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Mobius: Emerging Stocks to Rise as Fed Spurs Hunt for Return

Wednesday, 12 Dec 2012 06:58 AM

Developing-nation stocks will probably climb next year as global central banks add money to the financial system and spur investors to seek higher returns, said Templeton Emerging Markets Group’s Mark Mobius.

Policy makers from the U.S. to Brazil and Japan have stepped up efforts to boost their economies with interest-rate cuts, bond purchases and weaker currencies, Mobius, who oversees more than $40 billion, said in a phone interview from Nairobi. Low yields on U.S. Treasurys are sending pension funds and other large investors on an “incredible hunt” for returns, including in so-called frontier markets such as Kenya, he said.

The MSCI Emerging Markets Index has climbed for six days amid speculation the U.S. Federal Reserve will announce an expansion of its bond-buying program. The combination of low debt levels, high foreign-exchange reserves and economic growth that may average about 5 percent next year makes the outlook for equities in developing nations “very positive,” Mobius said.

Editor's Note: Economist Warns: ‘Money From Heaven a Path to Hell.’ See Evidence.

“The more money you have going into the global economic system, the more opportunity there is for a rise in the stock market, and that’s what we’re going to be witnessing this coming year,” said Mobius, whose Templeton Frontier Markets Fund has outperformed 90 percent of peers in 2012, according to data compiled by Bloomberg. “With interest rates at these levels, equities become very, very attractive.”

Fed Announcement

The MSCI emerging index climbed 0.6 percent to 1,040.95 at 10:26 a.m. in London, extending this year’s gain to 14 percent. The gauge is valued at 13 times reported earnings and has a dividend yield of 2.7 percent, compared with a yield of about 1.7 percent for 10-year Treasurys, according to data compiled by Bloomberg. The MSCI Frontier Markets Index has increased 3.1 percent this year.

The Fed may announce $45 billion in monthly Treasury buying that will push its balance sheet almost to $4 trillion, according to a Bloomberg survey of economists.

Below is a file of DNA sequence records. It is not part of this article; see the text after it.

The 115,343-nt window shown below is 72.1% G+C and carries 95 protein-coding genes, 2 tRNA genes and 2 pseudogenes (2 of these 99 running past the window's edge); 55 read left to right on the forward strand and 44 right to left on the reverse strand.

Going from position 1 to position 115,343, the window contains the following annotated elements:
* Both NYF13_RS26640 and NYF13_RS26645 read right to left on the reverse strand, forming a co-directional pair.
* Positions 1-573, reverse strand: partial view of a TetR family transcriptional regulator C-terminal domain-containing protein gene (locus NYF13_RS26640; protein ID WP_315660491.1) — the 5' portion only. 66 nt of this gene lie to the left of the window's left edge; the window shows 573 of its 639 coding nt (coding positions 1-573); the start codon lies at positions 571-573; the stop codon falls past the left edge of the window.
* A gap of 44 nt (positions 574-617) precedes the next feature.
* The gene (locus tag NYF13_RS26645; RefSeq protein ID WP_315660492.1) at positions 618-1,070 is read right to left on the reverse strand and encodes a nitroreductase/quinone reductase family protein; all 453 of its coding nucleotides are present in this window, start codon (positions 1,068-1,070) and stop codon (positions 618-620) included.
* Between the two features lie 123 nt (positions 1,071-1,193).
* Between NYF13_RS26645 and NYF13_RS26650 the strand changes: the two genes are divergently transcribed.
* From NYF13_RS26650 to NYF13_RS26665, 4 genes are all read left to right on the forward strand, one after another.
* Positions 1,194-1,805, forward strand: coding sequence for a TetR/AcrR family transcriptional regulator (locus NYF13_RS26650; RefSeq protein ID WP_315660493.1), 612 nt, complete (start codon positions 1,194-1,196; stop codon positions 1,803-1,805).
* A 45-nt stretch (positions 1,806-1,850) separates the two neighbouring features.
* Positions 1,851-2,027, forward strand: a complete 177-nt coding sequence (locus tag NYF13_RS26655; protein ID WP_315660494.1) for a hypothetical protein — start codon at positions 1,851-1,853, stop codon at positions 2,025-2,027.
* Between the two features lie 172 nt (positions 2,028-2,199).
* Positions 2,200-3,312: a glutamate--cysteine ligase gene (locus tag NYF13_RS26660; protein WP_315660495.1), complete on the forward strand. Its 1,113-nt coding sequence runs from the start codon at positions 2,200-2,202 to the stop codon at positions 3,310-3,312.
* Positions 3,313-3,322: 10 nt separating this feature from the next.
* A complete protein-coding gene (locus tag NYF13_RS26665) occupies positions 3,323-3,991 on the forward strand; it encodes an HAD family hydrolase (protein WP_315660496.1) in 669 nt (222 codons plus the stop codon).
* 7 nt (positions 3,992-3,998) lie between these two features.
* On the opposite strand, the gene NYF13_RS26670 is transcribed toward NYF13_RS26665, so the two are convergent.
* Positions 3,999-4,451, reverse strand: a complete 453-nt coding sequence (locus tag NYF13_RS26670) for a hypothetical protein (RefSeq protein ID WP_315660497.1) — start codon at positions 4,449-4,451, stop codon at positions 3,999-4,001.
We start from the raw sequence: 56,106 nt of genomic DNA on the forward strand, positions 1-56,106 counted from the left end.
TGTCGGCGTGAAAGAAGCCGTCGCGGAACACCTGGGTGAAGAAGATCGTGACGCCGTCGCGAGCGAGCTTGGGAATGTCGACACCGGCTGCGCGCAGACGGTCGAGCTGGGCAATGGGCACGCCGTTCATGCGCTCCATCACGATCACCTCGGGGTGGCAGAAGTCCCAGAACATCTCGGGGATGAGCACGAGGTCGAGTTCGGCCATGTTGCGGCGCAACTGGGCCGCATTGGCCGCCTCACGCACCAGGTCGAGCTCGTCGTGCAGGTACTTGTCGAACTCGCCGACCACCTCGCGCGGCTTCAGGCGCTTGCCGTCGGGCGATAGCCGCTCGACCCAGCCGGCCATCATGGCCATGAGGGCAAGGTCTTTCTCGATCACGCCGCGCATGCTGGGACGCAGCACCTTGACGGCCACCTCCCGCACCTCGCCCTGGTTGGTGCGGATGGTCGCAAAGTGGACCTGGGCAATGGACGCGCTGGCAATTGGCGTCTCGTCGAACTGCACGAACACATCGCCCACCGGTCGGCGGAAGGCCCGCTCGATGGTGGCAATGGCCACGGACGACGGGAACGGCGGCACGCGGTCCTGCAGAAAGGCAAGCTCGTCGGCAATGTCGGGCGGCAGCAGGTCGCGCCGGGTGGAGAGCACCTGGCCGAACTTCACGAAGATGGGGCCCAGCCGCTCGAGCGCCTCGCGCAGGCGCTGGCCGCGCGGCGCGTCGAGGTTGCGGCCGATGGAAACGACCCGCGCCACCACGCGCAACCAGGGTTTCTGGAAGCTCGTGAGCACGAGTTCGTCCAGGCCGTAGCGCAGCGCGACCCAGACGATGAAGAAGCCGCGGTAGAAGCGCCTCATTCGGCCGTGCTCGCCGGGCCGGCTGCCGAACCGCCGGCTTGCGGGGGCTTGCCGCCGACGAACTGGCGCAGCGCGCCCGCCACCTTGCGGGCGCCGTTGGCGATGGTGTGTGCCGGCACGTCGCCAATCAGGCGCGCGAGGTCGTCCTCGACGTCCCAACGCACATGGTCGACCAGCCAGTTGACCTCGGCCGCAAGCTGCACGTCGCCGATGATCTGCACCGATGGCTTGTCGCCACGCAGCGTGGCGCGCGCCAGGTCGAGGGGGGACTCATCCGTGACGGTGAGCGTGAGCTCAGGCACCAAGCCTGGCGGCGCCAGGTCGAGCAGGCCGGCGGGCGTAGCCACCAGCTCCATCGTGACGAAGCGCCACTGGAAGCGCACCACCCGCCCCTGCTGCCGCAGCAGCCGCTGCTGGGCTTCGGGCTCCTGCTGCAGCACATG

Forty-eight of 49 economists predict the Federal Open Market Committee will purchase Treasurys to bolster an existing program to buy $40 billion in mortgage bonds each month. The Fed is expected to release its policy statement.

Brazil’s central bank has cut its benchmark interest rate by 3.75 percentage points this year to a record 7.25 percent and policy makers have taken steps to weaken the real. Shinzo Abe, whose Liberal Democratic Party is leading in opinion polls ahead of Japan’s Dec. 16 elections, has called for more fiscal stimulus and “unlimited” monetary easing.

The real has weakened about 10 percent against the dollar this year, while the yen has depreciated 7.2 percent.

“We have a situation where countries don’t want their currencies to be too strong, so they print money,” Mobius said. “Everybody is watching everybody else to ensure they’re not going to be left out of the export opportunities.”

Editor's Note: Economist Warns: ‘Money From Heaven a Path to Hell.’ See Evidence.

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Developing-nation stocks will probably climb next year as global central banks add money to the financial system and spur investors to seek higher returns, said Templeton Emerging Markets Group s Mark Mobius. Policy makers from the U.S. to Brazil and Japan have stepped up...
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